Sony VAIO VGN-FE45G/W
- Spacious keyboard and palm rest, LCD viewing angle, GeForce Go 7600 graphics card, design
- Short battery life, speaker volume
The Sony VAIO VGN-FE45G/W doesn't offer great battery life, but is very comfortable to use and has enough power under the hood to deal with everyday use and more.
Price$ 2,299.00 (AUD)
The spaciously designed Sony VAIO VGN-FE45G/W notebook offers some powerful features including a dedicated NVIDIA GeForce graphics card and an Intel Core 2 Duo CPU. Its battery life isn't all that impressive, but overall this is a nice machine that will work well under a variety of guises.
Gleaming with Windows Vista Home Premium and all its aesthetic perks, the Sony VAIO VGN-FE45G/W ran without any discernable problems during our testing. With an Intel 1.83GHz T5600 CPU, 1GB of DDR2 RAM, a 100GB (5400rpm) SATA hard drive, Dual Layer DVD re-writer, and an NVIDIA GeForce Go 7600 graphics card it will comfortably suit general home and office use, and will even handle a little gaming on the side.
We used CDEX, a free encoding application, to test the CPUs encoding capabilities and were happy with the result. We began with 53 minutes worth of WAV files and converted them into to 192Kbps MP3 files, which the Sony VAIO VGN-FE45G/W was able to do in two minutes and 30 seconds; about what we'd expect given the specifications.
Although Sony has not touted this notebook as a gaming machine the GeForce Go 7600 graphics card will allow it to handle some simple gaming, including some of the more recent gaming titles, albeit at lower quality settings. Its score of 1478 in 3DMark 2006 indicates it can handle newer games, to some degree , but the score of 14047 in 3DMark 2001 SE proves it will run older games extremely well.
We weren't overly impressed by the battery life of this unit. In a worst-case-scenario battery test, where we drain the battery by looping a DVD, this unit managed to stay running for just one hour and 23 minutes. Although the DVD playback uses the optical drive and the speakers, as well as all the other core components, the meagre battery-life of one hour and 23 minutes means you won't even get through an average feature film without a power source. On top of this, the speakers only produced sound at very low volumes, even with everything turned up, so we wouldn't recommend this unit if portable media watching is your primary intent.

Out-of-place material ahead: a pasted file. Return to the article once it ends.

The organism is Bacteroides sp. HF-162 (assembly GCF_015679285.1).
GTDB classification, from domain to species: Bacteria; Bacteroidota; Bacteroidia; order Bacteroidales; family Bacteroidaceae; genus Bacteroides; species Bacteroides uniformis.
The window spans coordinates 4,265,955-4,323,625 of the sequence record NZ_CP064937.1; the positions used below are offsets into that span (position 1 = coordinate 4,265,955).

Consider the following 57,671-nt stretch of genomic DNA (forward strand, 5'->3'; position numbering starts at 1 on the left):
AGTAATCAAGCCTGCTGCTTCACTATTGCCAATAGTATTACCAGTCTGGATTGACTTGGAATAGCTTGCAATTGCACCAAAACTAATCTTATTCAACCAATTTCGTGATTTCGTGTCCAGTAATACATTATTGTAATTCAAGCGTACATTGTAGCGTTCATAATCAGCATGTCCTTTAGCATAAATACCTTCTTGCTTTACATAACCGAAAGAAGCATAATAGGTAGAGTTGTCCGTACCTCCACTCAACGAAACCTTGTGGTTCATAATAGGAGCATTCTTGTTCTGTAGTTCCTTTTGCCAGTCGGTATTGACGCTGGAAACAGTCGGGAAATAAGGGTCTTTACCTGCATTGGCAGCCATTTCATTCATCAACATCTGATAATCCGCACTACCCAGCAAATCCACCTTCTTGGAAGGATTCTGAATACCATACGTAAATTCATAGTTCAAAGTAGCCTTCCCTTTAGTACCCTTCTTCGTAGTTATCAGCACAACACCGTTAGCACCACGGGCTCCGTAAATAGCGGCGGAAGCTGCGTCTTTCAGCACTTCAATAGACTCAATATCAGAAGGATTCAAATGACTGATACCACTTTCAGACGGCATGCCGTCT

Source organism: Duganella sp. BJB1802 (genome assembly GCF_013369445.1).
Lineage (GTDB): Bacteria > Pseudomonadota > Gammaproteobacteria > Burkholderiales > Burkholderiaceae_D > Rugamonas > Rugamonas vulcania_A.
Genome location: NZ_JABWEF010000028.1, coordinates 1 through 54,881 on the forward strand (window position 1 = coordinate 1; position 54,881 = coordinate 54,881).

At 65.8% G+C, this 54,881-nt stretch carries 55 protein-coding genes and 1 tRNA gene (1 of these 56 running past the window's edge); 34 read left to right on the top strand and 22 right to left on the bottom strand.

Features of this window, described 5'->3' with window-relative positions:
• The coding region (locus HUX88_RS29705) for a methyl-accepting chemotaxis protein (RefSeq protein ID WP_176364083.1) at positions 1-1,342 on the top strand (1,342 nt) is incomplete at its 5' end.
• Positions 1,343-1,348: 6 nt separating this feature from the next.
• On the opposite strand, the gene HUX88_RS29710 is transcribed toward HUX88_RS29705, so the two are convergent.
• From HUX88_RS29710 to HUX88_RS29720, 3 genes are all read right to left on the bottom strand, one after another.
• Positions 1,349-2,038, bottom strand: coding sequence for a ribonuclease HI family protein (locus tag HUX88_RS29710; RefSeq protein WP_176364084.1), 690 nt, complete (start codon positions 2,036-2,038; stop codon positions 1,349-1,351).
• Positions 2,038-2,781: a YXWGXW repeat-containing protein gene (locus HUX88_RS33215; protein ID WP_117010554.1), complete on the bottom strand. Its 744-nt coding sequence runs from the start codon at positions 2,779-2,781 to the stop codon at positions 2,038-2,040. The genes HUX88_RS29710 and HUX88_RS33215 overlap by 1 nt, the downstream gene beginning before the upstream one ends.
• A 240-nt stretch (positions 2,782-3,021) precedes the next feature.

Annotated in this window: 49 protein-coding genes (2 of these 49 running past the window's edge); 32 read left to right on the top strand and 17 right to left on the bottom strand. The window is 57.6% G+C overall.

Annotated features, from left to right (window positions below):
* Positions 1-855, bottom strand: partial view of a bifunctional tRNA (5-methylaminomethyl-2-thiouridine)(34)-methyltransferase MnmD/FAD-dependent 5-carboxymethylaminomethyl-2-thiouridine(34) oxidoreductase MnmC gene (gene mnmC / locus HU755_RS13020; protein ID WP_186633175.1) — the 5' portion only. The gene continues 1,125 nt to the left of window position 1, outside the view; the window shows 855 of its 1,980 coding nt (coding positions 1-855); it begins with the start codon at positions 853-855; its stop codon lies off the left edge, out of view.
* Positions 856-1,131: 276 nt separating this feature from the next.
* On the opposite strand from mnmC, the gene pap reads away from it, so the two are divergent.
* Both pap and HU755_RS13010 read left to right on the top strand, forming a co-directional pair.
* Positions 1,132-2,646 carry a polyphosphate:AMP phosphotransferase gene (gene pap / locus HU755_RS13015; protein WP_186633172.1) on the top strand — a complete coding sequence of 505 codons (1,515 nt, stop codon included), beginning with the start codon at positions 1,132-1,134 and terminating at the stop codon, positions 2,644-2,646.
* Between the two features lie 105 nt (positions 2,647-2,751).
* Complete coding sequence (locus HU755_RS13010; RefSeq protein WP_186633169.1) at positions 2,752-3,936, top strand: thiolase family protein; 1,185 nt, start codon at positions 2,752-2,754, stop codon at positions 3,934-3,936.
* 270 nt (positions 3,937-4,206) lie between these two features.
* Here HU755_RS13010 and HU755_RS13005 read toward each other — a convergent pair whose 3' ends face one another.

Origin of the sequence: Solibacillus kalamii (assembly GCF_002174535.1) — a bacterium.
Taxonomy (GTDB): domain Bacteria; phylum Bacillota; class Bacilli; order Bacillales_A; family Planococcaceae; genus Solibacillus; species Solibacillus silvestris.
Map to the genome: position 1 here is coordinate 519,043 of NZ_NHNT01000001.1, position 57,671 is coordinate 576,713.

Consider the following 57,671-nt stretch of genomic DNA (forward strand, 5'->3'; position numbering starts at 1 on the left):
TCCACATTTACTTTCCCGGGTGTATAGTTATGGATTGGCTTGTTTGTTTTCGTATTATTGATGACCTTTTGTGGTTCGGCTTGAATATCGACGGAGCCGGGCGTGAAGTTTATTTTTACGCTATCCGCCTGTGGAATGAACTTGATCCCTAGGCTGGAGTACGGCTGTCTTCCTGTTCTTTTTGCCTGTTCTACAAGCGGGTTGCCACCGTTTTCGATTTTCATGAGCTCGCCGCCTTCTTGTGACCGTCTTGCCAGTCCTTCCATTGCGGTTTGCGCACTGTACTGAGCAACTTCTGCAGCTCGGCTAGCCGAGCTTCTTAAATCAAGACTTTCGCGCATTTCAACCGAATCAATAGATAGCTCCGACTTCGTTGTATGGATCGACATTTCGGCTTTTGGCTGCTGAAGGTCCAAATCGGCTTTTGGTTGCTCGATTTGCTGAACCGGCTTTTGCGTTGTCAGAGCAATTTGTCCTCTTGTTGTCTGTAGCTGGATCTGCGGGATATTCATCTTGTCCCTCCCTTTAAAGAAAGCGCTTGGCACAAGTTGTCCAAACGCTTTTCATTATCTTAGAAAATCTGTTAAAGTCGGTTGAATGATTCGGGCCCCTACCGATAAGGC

The large keyboard and spacious palm rest make the Sony VAIO VGN-FE45G/W both comfortable to use and efficient to type on. The keys have a good action and are nicely spaced. We found it was easy to type quickly and accurately. Meanwhile the 15.4in LCD screen has reasonable brightness and contrast and an excellent viewing angle, making it clear and easy to read from any position. It runs at a resolution of 1280 x 800.
The black bezel surrounding the LCD houses a MOTION EYE camera (640 x 480 pixels) for capturing images and video, and is accompanied by a microphone. Adding photos from a digital media card is facilitated through a Memory Stick Duo port and also a memory card adapter for the express card slot, which is xD, SD and MMC compatible. As well as the Express Card slot there's also a PC card slot, three USB ports, a FireWire port, S-Video and a VGA port. A 10/100 Ethernet connection and a 56k modem allow wired networking, while Wi-Fi 802.11 a/b/g and Bluetooth 2.0+EDR give this unit some wireless connectivity as well.
Above the keyboard are volume controls and a mute button, as well as two programmable hotkeys and a power button. All the available buttons adhere to a simplistic, smooth design that is pleasantly unobtrusive.
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GGG Evaluation Team
First impression on unpacking the Q702 test unit was the solid feel and clean, minimalist styling.
For work use, Microsoft Word and Excel programs pre-installed on the device are adequate for preparing short documents.
The Fujitsu LifeBook UH574 allowed for great mobility without being obnoxiously heavy or clunky. Its twelve hours of battery life did not disappoint.
The screen was particularly good. It is bright and visible from most angles, however heat is an issue, particularly around the Windows button on the front, and on the back where the battery housing is located.
My first impression after unboxing the Q702 is that it is a nice looking unit. Styling is somewhat minimalist but very effective. The tablet part, once detached, has a nice weight, and no buttons or switches are located in awkward or intrusive positions.
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